The 15:17 to Paris


            Criticizing a Clint Eastwood movie is like calling the Pope immoral.  Even if what the Pope does is questionable, he's still infallible, right?  Clint Eastwood is known as a Director who is impatient with multiple takes.  Shoot the scenes, go home.  He also likes real-life stories.  In “Sully,” he told the story of that airline pilot who in an emergency famously landed his plane on the Hudson River, with no fatalities.  Since the event itself was really only a few minutes, Eastwood chose to tell the tale in short bits, interspersed with lots of back story.  That method worked, mainly because Tom Hanks was the lead actor.  Well, this time we don't have Tom Hanks.  Or Aaron Eckhart, who played the co-pilot.  Or Laura Linney, who played the loving wife.  Instead, Clint Eastwood chose to cast the “real”guys on the train, whose names are Alek Skarlatos, Anthony Sadler, and Spencer Stone.  Yeah, there's a reason you've never heard of them.  They're not actors.  Sure, they did an heroic deed, and undoubtedly saved a lot of innocent civilians.  But let's face it, it was simply a mistake to cast them as themselves in this movie.  They're awkward on screen.  And the screenplay they have to work with doesn't help.  There's way too much filler and fluff.

            Oh, the actual takedown on the train grabs your attention.  These three young American men happen to be on a train from Amersterdam to Paris, because they're backpacking through Europe and want to see the Eiffel Tower.  Nothing unusual about that.  But on this particular afternoon train, on August 21, 2015, a terrorist came out of the rest room brandishing a pistol and an automatic weapon.  First he shot a passenger with the pistol.  Then he pulled up the automatic weapon as if to commence firing, but somehow these three American guys, acting on impulse, jumped up and assaulted the man.  And despite suffering some wounds themselves, they manage to subdue him, and hold him until the train arrives, where the police and paramedics are waiting.  Incredibly, there were no fatalities.  The three American men were awarded the Legion of Honor by grateful French officials.  The problem is that that whole sequence took about 20 minutes.  So we have to fill the rest of the time somehow.

            First we go back to the guys who've been friends since Elementary School, getting in trouble with teachers and principals for no apparent reason.  The educators among us will cringe at the way they are portrayed here.  We open up that old debate about ADD, ADHD, and the usefulness of Ritalin. We open up that old debate about the possible social impact of boys playing with toy guns.  Then we feature that familiar dynamic of teacher conferences, mothers defending their children like angry Momma Bears protecting their cubs.  All of these issues are brought up; none are helpfully examined.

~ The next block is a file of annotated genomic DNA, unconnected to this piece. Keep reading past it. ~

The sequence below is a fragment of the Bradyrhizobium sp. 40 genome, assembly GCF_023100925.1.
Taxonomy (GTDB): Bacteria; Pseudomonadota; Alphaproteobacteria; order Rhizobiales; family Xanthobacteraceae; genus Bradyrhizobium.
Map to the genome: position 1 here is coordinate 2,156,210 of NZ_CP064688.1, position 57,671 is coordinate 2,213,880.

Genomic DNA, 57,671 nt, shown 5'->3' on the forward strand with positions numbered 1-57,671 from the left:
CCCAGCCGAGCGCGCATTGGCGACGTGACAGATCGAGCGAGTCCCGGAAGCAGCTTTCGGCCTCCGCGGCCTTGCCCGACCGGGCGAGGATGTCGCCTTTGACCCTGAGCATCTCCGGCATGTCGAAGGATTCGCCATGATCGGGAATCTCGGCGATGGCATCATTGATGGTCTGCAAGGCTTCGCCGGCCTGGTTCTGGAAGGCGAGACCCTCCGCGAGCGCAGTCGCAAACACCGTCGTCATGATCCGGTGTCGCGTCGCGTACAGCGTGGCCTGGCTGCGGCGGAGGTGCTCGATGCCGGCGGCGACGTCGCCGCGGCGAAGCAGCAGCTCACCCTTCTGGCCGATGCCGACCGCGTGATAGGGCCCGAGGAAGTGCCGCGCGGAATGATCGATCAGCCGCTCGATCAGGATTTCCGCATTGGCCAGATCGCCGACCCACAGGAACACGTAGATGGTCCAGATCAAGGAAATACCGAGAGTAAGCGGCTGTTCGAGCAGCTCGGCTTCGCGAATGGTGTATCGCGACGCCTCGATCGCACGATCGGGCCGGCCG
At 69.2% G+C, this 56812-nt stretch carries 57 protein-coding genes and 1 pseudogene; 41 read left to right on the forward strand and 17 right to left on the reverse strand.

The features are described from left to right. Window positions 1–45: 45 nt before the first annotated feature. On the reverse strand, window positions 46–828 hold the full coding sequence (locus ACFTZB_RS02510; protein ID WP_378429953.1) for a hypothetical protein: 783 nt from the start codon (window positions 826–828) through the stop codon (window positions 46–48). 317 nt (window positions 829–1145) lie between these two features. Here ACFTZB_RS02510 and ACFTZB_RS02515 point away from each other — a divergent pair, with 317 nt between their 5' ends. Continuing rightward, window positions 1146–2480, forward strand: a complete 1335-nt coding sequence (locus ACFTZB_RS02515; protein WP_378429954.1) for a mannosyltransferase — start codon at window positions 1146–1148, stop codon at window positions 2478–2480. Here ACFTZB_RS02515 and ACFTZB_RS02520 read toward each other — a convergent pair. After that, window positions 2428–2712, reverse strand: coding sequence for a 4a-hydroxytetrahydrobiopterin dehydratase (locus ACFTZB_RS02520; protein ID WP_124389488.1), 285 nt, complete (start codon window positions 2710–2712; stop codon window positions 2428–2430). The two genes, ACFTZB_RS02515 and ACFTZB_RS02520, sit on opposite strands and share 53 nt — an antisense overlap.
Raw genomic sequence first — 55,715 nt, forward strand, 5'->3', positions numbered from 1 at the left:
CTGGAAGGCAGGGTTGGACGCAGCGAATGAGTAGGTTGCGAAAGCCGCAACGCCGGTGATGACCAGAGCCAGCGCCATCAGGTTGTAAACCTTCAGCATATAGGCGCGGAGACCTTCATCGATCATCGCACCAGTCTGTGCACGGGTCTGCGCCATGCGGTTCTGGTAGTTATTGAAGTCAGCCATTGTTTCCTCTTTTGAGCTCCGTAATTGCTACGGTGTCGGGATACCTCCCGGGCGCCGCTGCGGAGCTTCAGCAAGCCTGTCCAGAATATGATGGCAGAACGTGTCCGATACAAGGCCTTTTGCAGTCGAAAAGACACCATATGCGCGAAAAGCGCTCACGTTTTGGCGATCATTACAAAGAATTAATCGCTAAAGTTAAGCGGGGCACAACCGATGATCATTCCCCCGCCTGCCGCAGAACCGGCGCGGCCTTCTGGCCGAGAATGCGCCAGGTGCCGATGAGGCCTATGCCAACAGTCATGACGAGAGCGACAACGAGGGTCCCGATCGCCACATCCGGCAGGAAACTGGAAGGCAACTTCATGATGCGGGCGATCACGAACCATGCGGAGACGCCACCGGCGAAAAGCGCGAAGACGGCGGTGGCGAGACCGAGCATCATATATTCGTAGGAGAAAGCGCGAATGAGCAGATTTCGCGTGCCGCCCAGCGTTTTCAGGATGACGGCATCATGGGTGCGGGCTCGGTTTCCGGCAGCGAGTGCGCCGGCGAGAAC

A more interesting gambit might have been to explore why these three guys chose to strategically underachieve, and what consequences those life choices produced.  We may have been more interested in what they actually did as adults, besides some sketchy vignettes about some time in the military.  And Director Eastwood chose not to even tell us about the Frenchman on the train who was actually the first to tackle the terrorist, but desired anonymity because he feared Islamic reprisals.  That would have added a lot of colorful context.  But instead, we get a lot of travelogue of the three amigos sightseeing in Europe, where they talk about what they ate, and what they drank.   And a couple of random girls they met.  None of which advance the story at all, but only serve to lead us to the fateful train ride.

            It's a shame.  The story could have been told much better, and simply wasn't.  It's an opportunity lost.  Parts of this movie are inspiring, but other parts are so amateurish they're painful to watch.  We expect more from Clint Eastwood, even if he is the Pope of Hollywood.


Dr. Ronald P. Salfen, DFW Film Critics Association